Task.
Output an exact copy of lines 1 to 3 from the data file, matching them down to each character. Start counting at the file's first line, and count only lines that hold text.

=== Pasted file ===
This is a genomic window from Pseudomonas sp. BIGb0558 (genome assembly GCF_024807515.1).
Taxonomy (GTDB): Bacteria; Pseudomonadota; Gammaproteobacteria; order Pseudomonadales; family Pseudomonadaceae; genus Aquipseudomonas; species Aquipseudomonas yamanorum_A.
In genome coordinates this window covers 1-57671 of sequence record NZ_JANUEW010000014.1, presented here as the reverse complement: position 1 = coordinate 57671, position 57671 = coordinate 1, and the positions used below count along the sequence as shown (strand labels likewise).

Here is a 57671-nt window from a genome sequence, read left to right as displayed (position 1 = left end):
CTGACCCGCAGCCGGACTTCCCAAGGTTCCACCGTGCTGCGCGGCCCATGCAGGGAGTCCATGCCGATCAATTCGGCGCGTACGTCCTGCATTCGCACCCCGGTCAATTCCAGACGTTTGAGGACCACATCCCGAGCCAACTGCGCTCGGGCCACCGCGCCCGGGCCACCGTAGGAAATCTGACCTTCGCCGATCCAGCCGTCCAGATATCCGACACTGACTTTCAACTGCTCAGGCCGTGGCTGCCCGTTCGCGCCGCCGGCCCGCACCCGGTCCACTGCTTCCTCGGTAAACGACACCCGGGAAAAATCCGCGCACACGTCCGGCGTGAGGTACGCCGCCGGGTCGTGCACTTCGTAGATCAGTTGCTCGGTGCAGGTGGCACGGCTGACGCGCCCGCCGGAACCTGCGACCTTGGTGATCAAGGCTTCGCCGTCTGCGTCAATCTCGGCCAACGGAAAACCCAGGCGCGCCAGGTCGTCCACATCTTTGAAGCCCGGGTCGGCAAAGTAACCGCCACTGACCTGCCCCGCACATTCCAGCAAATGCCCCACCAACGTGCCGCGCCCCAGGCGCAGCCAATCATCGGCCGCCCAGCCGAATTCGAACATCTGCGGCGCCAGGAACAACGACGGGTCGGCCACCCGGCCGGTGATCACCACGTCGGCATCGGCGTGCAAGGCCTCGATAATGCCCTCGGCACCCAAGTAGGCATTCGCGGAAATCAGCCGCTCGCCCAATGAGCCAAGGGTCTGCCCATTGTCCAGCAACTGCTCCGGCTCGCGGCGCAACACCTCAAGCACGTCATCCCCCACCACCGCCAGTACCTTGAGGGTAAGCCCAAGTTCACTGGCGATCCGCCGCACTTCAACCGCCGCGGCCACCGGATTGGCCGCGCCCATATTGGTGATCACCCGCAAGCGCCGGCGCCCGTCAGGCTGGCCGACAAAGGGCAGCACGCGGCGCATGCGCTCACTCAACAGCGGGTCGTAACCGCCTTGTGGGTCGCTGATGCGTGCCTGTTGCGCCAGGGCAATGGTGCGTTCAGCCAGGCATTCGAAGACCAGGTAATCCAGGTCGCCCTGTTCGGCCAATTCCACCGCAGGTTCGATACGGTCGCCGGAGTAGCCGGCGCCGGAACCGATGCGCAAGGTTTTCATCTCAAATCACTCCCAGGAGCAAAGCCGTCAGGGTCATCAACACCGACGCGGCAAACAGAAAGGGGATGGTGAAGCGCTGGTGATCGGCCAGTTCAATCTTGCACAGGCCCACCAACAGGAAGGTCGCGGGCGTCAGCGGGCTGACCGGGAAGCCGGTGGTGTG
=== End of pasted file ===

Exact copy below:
This is a genomic window from Pseudomonas sp. BIGb0558 (genome assembly GCF_024807515.1).
Taxonomy (GTDB): Bacteria; Pseudomonadota; Gammaproteobacteria; order Pseudomonadales; family Pseudomonadaceae; genus Aquipseudomonas; species Aquipseudomonas yamanorum_A.
In genome coordinates this window covers 1-57671 of sequence record NZ_JANUEW010000014.1, presented here as the reverse complement: position 1 = coordinate 57671, position 57671 = coordinate 1, and the positions used below count along the sequence as shown (strand labels likewise).